In “Into The Wild,” author Jon Krakauer uses the story of Chris McCandless, who starved to death in the Alaska wilderness to explore, among other themes, why some people (usually young males) are drawn to take extreme risks. It’s a book worth reading.
One point Krakauer makes clear: risk-takers often don’t seem to be aware that they are taking risks. They approach risky situations completely unprepared. This, sadly, is frequently proven in real life.
Case in point: Tuesday evening, December 30, 2008, two 18-year-old hikers were rescued by New Hampshire Fish and Game Department Conservation Officers from the slopes of Black Mountain in New Hampshire. Here’s the press release verbatim. (As humorist Dave Barry would say, “I am not making this up!”)
“Dean Cooper and Pasquale Digiovangiacomo Jr., both age 18, of Cranston, Rhode Island, had set out at approximately 12:30 pm on Tuesday, intending to hike up and spend the night at the U.S. Forest Service’s Black Mountain cabin in the White Mountain National Forest in the area of Jackson, N.H. The inexperienced hikers were wearing regular work boots, not insulated hiking boots. They abandoned some of their gear, including lightweight sleeping bags and kindling, about 300 meters up the trail. The young men arrived at the cabin at about 3 p.m. and were surprised to find that the cabin was not equipped with blankets or other amenities. (The White Mountain National Forest website clearly states that the rental cabin is “rustic” and users are expected to carry in all their own gear, bedding and water.) They tried to get a fire started in the cabin woodstove, but were unable to get it going. Cold, wet, and facing the prospect of a night with little protection from the cold, they called for help about 6 p.m.
Two Fish and Game Conservation officers, Brian Abrams and Bradley Morse, hiked in to assist them, bringing along insulated hiking boots designed for winter wear, which were loaned by the Eastern Mountain Sports equipment rental program. Morse, a paramedic, determined that the young men’s feet were not frostbitten. They were provided with dry socks and the boots, and accompanied down the mountain by the COs, reaching the trailhead at about 11 p.m.”
Rumor has it that the two wheeled their gear to the cabin in airline luggage and were carrying their sleeping bags and some kindling (complete with nails) in a laundry basket . . . no wonder they abandoned it.
New Hampshire Fish and Game has the authority to make unprepared hikers pay for the cost of their rescue. They’ve simply been waiting for the right opportunity, which these two adventurers may have provided. It was a cheap rescue, and it’s certainly hard to imagine anyone more unprepared for a winter overnight.
Still, you have to admire the drive that sent these two out into what for them must have seemed to them a howling winter wilderness. For all the mistakes they made, at least they tried something.Of course it would have been better if they’d been prepared. But they survived and, I’m sure, learned a harsh lesson. Had they stayed in that unheated cabin all night, they almost certainly would have suffered frostbite—or worse.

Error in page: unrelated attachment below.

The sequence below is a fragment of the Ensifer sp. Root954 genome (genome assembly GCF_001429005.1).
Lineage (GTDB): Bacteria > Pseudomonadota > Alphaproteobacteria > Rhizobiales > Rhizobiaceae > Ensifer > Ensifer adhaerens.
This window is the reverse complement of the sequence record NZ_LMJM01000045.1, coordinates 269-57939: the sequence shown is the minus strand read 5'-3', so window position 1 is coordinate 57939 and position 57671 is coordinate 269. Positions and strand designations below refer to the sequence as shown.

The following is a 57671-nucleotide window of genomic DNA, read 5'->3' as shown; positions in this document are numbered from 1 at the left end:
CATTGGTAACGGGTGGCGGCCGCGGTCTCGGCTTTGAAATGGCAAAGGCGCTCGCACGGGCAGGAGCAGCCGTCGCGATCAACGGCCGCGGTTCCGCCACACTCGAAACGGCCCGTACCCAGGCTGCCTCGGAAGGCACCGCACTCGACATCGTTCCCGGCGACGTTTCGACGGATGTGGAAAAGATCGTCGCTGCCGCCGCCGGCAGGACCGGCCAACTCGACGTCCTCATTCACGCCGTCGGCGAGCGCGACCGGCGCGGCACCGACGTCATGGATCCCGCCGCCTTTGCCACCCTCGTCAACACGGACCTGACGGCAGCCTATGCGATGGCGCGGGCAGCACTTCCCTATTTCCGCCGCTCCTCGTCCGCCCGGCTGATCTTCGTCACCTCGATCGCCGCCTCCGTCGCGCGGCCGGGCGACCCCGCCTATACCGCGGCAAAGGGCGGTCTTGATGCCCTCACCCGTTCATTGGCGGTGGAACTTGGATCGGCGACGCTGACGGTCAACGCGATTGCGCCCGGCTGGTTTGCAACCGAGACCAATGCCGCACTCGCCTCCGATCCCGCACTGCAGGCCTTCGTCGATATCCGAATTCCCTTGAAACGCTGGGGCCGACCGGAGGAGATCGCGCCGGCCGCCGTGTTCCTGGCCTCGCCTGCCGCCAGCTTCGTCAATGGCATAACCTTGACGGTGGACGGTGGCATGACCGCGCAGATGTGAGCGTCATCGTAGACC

I, for one, hope that they lost their innocence but not their desire. I’m hoping they sign up with a good wilderness education program such as the ones offered by the AMC, the Green Mountain Club, or others and spend the rest of their lives safely exploring.
A Different Approach To Planning A Black Mountain Cabin Overnight
This misadventure captured my attention because four of us from EasternSlopes.com had rented the very same Black Mountain Cabin ($20/night) for two nights, January 3 and 4, 2009. That was just four days after the rescue.
We’d already spent weeks gathering information, planning and debating every detail of our trip, the menu, and every item of clothing and gear, including big, well-fitted backpacks, a pulk (a sled with a rigid pulling harness that attaches to the waistbelt of a backpack for carrying even more gear), sleeping systems, stoves, pots, pans, lights, everything. Planning is part of the fun.
The AMC White Mountain Guide lists the hiking time for the trail (“moderate grade,”) as an hour and 15 minutes. That’s on bare ground. With full winter gear, heavy packs, on snowshoes, pulling a pulk, we figured two hours or more, so we planned an early start to give us plenty of daylight to cut wood and get settled in. Allowing yourself a little more time than you need is ALWAYS a good idea, but especially so in the short days of early winter. You can read a full account of our Black Mountain Cabin Adventure which, for all our careful planning, still threw us some cirves.
Last winter, David and I had a “Real World” experience when we got a late start on a longer hike and ended up scrambling to get our tent set up and wood supply secured before dark. It was fun, but more of an adventure than we’d originally anticipated. Mistakes do that to you.
In winter, especially, we wanted to be a little over prepared, have just a little too much of everything: time, clothing, gear, food, fun. Oh wait, there’s no such thing as too much fun, is there?
The Rental Option
As the rescued hikers probably discovered when they wore the boots down from the cabin, renting quality equipment from a trusted source is a great way to insure you have what you need to be safe. I’m most familiar with EMS, but IME and other independent shops are good options and the AMC has gear available at The Highland Center for its guests who want to expand their adventures.
If you don’t have the gear you need, and especially if you don’t KNOW what gear you need, check with a good outdoor shop before you get yourself into trouble.